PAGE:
for the manufacturer of vibrationsystems to derate actual shakerforce capabilities to 80% of theirtrue value as a measure of conser-vative safety.

    Displacement, Velocity &AccelerationThe three functional limits to elec-trodynamic shaker performanceare displacement, velocity andacceleration. Displacement limitsshaker operation at the lowest fre-quencies, and acceleration limitsthe shaker performance at thehighest frequencies. Velocity lim-its shaker performance in a bandbetween the other two limits. Asan example, Thermotrons DS-2250 vibration system has a dis-placement limit of 2 peak-peak, a

    velocitylimit of100 inchesper second,and anaccelera-tion limitof 100 gs.Each ofthose limitsappliesover a dif-ferent fre-quencyrange.

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    A. Electrodynamic Shakers

    An example of a Force calculationF=ma

    Vertical Horizontal

    Product Mass 25 lb 25 lb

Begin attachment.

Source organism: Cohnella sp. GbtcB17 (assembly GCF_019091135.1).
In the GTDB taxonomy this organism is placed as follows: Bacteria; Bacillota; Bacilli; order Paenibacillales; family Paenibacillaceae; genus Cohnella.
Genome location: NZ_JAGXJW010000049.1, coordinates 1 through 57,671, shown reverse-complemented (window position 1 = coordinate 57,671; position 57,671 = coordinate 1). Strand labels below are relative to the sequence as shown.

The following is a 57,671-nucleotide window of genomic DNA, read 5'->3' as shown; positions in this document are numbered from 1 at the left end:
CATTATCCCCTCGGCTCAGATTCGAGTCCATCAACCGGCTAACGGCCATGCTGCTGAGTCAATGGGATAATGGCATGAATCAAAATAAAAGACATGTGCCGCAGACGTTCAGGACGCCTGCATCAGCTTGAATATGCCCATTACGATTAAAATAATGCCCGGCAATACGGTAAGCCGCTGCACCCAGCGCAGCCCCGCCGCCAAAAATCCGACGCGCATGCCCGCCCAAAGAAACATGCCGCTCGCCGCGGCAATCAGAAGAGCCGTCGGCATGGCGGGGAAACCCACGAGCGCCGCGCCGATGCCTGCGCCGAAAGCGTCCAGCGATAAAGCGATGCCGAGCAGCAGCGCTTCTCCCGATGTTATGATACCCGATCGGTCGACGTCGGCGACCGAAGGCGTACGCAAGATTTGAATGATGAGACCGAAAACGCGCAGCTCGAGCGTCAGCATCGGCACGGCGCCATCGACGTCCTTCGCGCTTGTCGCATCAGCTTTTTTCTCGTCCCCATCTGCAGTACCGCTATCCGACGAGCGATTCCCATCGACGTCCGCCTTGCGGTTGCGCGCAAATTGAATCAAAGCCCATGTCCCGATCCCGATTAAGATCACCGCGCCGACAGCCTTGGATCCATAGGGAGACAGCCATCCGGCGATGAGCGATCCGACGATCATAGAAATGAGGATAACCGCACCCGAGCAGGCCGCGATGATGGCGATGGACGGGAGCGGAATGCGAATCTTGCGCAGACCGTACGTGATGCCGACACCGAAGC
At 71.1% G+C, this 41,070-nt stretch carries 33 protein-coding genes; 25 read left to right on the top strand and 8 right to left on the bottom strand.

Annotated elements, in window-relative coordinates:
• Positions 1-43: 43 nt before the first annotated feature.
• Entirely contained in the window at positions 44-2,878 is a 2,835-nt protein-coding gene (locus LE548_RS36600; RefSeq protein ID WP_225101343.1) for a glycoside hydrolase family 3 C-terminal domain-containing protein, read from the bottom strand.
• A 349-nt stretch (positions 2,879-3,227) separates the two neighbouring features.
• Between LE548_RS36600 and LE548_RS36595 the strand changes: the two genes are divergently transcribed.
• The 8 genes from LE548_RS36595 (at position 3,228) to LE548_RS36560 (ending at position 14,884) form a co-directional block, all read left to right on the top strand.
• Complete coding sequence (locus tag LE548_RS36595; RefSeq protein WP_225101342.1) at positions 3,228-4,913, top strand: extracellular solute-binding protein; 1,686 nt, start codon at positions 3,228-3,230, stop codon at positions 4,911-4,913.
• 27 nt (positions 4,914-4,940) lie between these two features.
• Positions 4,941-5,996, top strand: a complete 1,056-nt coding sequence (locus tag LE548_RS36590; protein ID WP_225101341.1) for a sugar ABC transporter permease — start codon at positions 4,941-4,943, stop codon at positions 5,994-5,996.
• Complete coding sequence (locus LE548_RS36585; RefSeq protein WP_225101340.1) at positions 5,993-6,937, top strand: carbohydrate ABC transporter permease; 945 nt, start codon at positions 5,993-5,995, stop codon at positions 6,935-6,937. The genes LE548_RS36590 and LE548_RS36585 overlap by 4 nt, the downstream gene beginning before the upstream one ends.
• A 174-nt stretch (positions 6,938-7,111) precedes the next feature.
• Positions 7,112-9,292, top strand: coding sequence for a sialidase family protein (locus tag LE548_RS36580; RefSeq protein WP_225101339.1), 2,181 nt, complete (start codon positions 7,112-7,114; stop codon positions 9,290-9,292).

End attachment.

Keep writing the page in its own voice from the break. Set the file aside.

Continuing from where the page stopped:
Fixture Mass 40 lb 40 lb

    Cables Mass 2 lb 2 lb

    Head ExpanderMass

    60 lb NA

    Slipplate Mass NA 65 lb

    Armature Mass 23 lb 23 lb

    Total Mass 150 lb 155 lb

    Acceleration Level 10 g 10 g

    Force Required 1500 lbf 1550 lbf

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  • Displacement of an electrodynam-ic shaker is a function of how farup and down the armature is capa-ble of traveling. Most shaker sys-tems are limited to 2 (50 mm)peak-to-peak travel. This meansthat an armature can travel up oneinch (25 mm) and down one inch(25 mm) from its center position.It is standard practice to protectthe shaker from overtravel situa-tions by utilizing sensors that shutthe system down before themechanical limits of the shaker areexceeded.

    Velocity is the speed at which thearmature can move. Velocity limitsfor electrodynamic shakers canreach 100 inches per second (2.5m/sec). The higher the velocitylimit, the greater the shakers capa-bility of attaining a wider range ofshock pulses.

    Acceleration is expressed in termsof gravitational units or gs. A sin-gle g is equal to the accelerationdue to gravity 32 ft/sec2 (9.8m/sec2), 2 gs is twice the acceler-ation due to gravity and so on.When the term grms is encoun-tered, it is used to specify the rms(root mean square) g level of arandom acceleration profile. Sineand shock acceleration levels are

    expressed in terms of g pk, wherepk stands for peak. The accelera-tion component of a vibration testis typically prescribed by the testspecification.